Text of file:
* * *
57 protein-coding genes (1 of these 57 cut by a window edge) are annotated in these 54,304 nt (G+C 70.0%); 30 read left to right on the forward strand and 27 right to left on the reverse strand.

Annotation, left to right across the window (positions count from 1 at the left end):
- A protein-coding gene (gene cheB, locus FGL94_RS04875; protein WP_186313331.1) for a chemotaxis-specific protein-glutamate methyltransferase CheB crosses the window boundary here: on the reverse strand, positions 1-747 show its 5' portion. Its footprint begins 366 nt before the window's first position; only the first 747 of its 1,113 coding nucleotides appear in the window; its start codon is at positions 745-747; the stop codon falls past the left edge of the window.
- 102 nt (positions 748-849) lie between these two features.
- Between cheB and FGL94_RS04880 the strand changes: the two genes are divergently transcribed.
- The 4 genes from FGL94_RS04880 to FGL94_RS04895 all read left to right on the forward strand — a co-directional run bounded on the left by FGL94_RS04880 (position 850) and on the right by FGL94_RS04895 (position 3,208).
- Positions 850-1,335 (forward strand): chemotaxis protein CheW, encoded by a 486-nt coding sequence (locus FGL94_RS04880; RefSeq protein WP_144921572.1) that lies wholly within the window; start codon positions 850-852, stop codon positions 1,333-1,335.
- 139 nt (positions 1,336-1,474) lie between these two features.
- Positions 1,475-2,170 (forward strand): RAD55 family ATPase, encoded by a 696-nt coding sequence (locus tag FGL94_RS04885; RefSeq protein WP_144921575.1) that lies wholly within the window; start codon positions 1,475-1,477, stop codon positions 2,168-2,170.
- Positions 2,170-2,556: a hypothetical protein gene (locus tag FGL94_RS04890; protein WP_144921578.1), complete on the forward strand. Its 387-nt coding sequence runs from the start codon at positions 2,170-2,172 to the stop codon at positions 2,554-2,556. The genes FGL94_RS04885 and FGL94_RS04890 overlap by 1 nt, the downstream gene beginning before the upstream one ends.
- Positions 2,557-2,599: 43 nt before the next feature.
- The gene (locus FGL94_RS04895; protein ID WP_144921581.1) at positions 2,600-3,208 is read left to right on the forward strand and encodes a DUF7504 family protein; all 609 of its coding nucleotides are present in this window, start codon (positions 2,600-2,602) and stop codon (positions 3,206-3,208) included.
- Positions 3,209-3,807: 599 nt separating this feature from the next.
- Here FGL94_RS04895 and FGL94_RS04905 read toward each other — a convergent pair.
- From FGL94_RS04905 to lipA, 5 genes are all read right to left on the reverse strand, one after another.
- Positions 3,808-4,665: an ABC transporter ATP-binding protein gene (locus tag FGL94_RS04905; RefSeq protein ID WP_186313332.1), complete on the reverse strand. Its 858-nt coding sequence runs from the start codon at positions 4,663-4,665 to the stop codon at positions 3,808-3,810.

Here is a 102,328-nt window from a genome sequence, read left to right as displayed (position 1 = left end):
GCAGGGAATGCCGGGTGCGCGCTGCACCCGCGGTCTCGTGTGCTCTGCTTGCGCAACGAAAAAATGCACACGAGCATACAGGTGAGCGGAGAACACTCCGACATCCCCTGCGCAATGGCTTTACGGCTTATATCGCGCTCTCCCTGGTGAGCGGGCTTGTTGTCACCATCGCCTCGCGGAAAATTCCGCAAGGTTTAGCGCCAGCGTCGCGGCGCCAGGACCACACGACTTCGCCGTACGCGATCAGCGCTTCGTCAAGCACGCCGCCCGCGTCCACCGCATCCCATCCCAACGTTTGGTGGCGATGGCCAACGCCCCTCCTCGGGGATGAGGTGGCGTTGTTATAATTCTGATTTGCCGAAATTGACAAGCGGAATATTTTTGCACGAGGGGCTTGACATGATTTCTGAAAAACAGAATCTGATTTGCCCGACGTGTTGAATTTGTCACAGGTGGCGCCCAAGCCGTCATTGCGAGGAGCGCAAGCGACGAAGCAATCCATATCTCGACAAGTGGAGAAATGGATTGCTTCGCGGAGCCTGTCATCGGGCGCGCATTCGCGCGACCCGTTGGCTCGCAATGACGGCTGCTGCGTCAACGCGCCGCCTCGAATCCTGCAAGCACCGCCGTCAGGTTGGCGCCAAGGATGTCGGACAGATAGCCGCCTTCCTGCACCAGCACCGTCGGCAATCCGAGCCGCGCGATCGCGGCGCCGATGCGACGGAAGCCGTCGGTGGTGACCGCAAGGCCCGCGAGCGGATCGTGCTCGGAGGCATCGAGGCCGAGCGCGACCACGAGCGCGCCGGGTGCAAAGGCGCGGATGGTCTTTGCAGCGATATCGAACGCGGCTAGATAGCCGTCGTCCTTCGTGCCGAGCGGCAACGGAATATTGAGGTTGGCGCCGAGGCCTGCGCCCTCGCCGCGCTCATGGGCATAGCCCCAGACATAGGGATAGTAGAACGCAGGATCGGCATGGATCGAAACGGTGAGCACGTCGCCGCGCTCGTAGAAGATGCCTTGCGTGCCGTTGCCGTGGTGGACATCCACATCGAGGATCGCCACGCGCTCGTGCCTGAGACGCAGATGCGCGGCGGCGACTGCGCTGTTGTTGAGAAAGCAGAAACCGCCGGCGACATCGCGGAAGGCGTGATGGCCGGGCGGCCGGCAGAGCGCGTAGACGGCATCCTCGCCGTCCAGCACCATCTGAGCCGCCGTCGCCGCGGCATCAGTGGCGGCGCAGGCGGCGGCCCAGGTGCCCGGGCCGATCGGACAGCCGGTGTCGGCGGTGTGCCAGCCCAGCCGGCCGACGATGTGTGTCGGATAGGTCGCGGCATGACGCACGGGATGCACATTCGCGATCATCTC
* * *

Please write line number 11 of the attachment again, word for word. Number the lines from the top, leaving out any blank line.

- Positions 2,557-2,599: 43 nt before the next feature.